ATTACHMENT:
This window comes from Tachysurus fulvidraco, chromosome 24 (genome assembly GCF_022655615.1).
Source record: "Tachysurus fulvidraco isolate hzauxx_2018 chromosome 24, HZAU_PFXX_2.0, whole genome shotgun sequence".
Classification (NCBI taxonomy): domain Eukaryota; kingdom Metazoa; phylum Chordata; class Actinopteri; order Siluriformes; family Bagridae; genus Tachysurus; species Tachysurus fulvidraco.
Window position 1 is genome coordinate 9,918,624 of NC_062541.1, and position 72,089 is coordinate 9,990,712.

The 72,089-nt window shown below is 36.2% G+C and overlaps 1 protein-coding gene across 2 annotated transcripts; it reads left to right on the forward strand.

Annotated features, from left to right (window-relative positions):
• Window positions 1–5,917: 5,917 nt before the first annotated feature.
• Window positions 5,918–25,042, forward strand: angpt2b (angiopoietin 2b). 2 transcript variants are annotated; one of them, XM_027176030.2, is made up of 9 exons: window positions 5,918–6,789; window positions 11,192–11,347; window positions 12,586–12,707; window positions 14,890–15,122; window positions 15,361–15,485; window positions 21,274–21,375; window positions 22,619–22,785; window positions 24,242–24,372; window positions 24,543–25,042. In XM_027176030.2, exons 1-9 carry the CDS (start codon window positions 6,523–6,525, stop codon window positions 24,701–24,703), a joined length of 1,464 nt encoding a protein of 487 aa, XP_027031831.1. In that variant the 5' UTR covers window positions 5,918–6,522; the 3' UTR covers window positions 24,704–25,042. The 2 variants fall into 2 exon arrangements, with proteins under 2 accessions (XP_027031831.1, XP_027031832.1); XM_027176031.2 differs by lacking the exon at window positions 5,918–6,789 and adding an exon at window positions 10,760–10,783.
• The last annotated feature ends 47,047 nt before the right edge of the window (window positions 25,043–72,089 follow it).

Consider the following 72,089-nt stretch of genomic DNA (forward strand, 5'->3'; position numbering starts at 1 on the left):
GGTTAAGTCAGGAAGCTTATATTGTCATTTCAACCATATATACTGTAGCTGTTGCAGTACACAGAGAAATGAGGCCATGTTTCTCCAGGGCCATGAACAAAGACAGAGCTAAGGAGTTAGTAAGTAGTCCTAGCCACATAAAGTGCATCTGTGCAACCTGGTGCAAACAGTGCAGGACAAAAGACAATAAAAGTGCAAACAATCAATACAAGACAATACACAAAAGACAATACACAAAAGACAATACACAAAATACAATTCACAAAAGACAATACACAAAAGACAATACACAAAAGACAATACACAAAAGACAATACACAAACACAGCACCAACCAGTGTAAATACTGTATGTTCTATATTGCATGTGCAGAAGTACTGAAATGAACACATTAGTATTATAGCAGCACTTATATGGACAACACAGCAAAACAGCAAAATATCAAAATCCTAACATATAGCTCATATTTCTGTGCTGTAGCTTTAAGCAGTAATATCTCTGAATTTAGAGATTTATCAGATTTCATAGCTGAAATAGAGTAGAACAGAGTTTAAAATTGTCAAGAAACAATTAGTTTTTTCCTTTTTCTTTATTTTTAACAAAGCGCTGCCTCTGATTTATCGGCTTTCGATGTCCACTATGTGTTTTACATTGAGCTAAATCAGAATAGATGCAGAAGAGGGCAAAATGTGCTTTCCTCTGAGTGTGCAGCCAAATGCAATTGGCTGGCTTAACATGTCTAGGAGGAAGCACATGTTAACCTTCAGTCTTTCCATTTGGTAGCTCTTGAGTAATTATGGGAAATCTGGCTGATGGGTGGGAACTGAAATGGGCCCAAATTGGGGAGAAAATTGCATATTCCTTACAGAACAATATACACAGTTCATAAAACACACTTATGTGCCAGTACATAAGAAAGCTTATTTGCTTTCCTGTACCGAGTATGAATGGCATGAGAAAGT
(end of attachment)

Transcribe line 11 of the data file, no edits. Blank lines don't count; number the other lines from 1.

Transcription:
GGTTAAGTCAGGAAGCTTATATTGTCATTTCAACCATATATACTGTAGCTGTTGCAGTACACAGAGAAATGAGGCCATGTTTCTCCAGGGCCATGAACAAAGACAGAGCTAAGGAGTTAGTAAGTAGTCCTAGCCACATAAAGTGCATCTGTGCAACCTGGTGCAAACAGTGCAGGACAAAAGACAATAAAAGTGCAAACAATCAATACAAGACAATACACAAAAGACAATACACAAAAGACAATACACAAAATACAATTCACAAAAGACAATACACAAAAGACAATACACAAAAGACAATACACAAAAGACAATACACAAACACAGCACCAACCAGTGTAAATACTGTATGTTCTATATTGCATGTGCAGAAGTACTGAAATGAACACATTAGTATTATAGCAGCACTTATATGGACAACACAGCAAAACAGCAAAATATCAAAATCCTAACATATAGCTCATATTTCTGTGCTGTAGCTTTAAGCAGTAATATCTCTGAATTTAGAGATTTATCAGATTTCATAGCTGAAATAGAGTAGAACAGAGTTTAAAATTGTCAAGAAACAATTAGTTTTTTCCTTTTTCTTTATTTTTAACAAAGCGCTGCCTCTGATTTATCGGCTTTCGATGTCCACTATGTGTTTTACATTGAGCTAAATCAGAATAGATGCAGAAGAGGGCAAAATGTGCTTTCCTCTGAGTGTGCAGCCAAATGCAATTGGCTGGCTTAACATGTCTAGGAGGAAGCACATGTTAACCTTCAGTCTTTCCATTTGGTAGCTCTTGAGTAATTATGGGAAATCTGGCTGATGGGTGGGAACTGAAATGGGCCCAAATTGGGGAGAAAATTGCATATTCCTTACAGAACAATATACACAGTTCATAAAACACACTTATGTGCCAGTACATAAGAAAGCTTATTTGCTTTCCTGTACCGAGTATGAATGGCATGAGAAAGT